If these questions seem too accusatory because they are based on no actual knowledge, let’s remember what Sharpton’s current major activity is: He works for a news organization. Which means that when he takes positions on issues, he should disclose any financial conflicts or anything that might be perceived as a conflict.

It also means that a reporter ought to ask him.

3. How does our Ukraine bailout/Russia sanctions plan balance out?

While the United States continues to threaten economic sanctions against Russia in response to that country’s takeover of Crimea, and while Washington prepares a substantial aid package to Ukraine to keep the country from bankruptcy, there have been multiple reports that much of the funds for a Ukraine bailout would go to Russian banks that hold Ukrainian debt.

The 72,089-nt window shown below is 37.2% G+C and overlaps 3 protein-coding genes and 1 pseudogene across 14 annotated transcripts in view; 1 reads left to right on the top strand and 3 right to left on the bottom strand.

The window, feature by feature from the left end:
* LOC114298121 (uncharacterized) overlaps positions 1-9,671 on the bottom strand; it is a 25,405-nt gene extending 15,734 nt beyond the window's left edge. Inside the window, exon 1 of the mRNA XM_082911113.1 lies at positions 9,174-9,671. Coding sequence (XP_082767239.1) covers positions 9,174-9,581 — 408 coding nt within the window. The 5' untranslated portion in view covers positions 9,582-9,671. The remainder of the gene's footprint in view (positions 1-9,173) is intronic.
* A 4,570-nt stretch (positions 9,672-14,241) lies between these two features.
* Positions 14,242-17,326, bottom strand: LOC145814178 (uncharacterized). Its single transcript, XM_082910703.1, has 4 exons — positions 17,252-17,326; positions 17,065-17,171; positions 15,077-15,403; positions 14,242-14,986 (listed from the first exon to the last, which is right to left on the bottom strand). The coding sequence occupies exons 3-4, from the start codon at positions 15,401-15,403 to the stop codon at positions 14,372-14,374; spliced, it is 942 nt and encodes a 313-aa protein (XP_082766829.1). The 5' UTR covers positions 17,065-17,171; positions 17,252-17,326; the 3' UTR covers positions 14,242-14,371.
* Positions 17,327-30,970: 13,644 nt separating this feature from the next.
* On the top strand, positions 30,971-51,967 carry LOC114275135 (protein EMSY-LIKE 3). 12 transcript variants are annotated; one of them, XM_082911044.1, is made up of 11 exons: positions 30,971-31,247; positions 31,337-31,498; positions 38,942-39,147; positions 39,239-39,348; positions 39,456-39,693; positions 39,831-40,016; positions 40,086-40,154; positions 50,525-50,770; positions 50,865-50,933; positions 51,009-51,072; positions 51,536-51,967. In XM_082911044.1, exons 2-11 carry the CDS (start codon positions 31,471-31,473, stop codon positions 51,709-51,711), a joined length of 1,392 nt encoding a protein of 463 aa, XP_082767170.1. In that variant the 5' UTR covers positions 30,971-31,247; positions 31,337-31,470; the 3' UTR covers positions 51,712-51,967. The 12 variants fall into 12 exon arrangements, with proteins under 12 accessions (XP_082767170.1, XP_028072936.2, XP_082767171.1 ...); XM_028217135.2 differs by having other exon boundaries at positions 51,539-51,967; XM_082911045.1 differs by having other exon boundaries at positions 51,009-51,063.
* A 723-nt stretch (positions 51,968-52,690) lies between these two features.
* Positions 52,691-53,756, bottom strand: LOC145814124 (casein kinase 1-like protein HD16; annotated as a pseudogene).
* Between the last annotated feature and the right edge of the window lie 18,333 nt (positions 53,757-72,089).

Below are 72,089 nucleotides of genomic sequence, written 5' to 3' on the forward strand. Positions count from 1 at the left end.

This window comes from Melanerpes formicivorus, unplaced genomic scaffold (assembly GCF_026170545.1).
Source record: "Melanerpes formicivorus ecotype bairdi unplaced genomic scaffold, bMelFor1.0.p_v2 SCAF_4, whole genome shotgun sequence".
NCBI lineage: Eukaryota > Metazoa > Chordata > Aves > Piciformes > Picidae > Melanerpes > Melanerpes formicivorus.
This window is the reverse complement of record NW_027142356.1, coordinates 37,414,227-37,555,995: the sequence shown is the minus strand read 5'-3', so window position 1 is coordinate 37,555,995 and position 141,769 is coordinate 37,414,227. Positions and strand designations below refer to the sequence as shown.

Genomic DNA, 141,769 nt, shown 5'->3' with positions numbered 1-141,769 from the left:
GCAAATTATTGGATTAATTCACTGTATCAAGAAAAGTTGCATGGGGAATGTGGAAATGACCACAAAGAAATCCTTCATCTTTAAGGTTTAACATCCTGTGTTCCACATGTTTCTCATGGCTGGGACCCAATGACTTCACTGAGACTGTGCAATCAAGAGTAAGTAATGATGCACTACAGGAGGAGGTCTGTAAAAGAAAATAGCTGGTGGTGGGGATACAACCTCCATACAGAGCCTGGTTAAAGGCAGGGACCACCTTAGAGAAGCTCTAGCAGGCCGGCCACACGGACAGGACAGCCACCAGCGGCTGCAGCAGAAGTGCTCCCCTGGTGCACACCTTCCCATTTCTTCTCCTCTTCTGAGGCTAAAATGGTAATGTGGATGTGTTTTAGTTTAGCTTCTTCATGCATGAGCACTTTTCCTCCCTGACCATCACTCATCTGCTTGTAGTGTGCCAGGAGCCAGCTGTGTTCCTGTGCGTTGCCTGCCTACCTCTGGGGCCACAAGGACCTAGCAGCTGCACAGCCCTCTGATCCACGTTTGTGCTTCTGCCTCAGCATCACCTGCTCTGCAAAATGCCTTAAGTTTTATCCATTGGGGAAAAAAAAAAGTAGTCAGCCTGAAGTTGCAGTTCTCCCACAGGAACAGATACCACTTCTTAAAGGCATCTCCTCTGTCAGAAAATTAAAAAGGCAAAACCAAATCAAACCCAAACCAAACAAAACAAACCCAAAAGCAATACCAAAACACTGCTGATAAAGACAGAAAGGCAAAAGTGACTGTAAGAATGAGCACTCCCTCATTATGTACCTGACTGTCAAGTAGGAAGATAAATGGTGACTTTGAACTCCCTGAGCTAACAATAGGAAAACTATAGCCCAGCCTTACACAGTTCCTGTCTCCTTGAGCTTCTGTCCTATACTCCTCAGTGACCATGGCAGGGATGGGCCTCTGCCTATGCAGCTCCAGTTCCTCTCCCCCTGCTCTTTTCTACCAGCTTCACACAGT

So with the first move, the United States would be financially assaulting Russia. But with the second move, Uncle Sam would be sending funds there.

Yet I haven’t seen a good report on how those numbers add up. How much of our bailout would end up in which Russian hands? And how much would the sanctions hurt which Russians? It’s obviously a profit-and-loss statement that Russian President Vladimir Putin is trying to calculate.

A smart, plugged-in financial reporter ought to take a crack at it, too.

One other key question: Is there any way we should or could attach a condition to our bailout that Ukraine not be allowed to send money to any country that has violated international law by invading its territory?

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Steven Brill , the author of Class Warfare: Inside the Fight To Fix America’s Schools, has written for magazines including New York, The New Yorker, Time, Harper's, and The New York Times Magazine. He founded and ran Court TV, The American Lawyer magazine, ten regional legal newspapers, and Brill's Content magazine. He also teaches journalism at Yale, where he founded the Yale Journalism Initiative.